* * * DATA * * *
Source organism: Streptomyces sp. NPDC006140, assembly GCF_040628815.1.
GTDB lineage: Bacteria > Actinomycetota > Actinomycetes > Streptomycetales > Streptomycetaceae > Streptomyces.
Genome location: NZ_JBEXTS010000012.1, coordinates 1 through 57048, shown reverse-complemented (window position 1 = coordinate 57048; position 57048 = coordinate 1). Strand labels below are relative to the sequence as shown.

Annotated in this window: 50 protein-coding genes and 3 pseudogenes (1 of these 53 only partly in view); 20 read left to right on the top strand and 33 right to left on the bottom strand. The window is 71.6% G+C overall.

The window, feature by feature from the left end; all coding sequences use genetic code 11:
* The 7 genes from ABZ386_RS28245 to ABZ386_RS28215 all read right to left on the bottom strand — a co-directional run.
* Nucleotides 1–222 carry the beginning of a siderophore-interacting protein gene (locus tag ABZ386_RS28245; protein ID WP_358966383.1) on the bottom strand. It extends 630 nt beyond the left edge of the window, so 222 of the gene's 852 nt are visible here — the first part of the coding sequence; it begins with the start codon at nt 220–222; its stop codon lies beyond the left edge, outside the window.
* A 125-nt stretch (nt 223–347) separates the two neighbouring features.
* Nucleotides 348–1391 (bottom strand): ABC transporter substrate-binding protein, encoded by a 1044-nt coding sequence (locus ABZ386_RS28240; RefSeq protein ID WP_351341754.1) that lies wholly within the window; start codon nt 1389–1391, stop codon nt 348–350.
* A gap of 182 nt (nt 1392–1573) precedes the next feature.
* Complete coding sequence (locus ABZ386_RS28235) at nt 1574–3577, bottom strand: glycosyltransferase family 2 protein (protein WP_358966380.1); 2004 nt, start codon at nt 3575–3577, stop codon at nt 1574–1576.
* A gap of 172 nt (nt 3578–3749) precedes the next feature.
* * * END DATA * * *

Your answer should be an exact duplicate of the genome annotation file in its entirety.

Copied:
Source organism: Streptomyces sp. NPDC006140, assembly GCF_040628815.1.
GTDB lineage: Bacteria > Actinomycetota > Actinomycetes > Streptomycetales > Streptomycetaceae > Streptomyces.
Genome location: NZ_JBEXTS010000012.1, coordinates 1 through 57048, shown reverse-complemented (window position 1 = coordinate 57048; position 57048 = coordinate 1). Strand labels below are relative to the sequence as shown.

Annotated in this window: 50 protein-coding genes and 3 pseudogenes (1 of these 53 only partly in view); 20 read left to right on the top strand and 33 right to left on the bottom strand. The window is 71.6% G+C overall.

The window, feature by feature from the left end; all coding sequences use genetic code 11:
* The 7 genes from ABZ386_RS28245 to ABZ386_RS28215 all read right to left on the bottom strand — a co-directional run.
* Nucleotides 1–222 carry the beginning of a siderophore-interacting protein gene (locus tag ABZ386_RS28245; protein ID WP_358966383.1) on the bottom strand. It extends 630 nt beyond the left edge of the window, so 222 of the gene's 852 nt are visible here — the first part of the coding sequence; it begins with the start codon at nt 220–222; its stop codon lies beyond the left edge, outside the window.
* A 125-nt stretch (nt 223–347) separates the two neighbouring features.
* Nucleotides 348–1391 (bottom strand): ABC transporter substrate-binding protein, encoded by a 1044-nt coding sequence (locus ABZ386_RS28240; RefSeq protein ID WP_351341754.1) that lies wholly within the window; start codon nt 1389–1391, stop codon nt 348–350.
* A gap of 182 nt (nt 1392–1573) precedes the next feature.
* Complete coding sequence (locus ABZ386_RS28235) at nt 1574–3577, bottom strand: glycosyltransferase family 2 protein (protein WP_358966380.1); 2004 nt, start codon at nt 3575–3577, stop codon at nt 1574–1576.
* A gap of 172 nt (nt 3578–3749) precedes the next feature.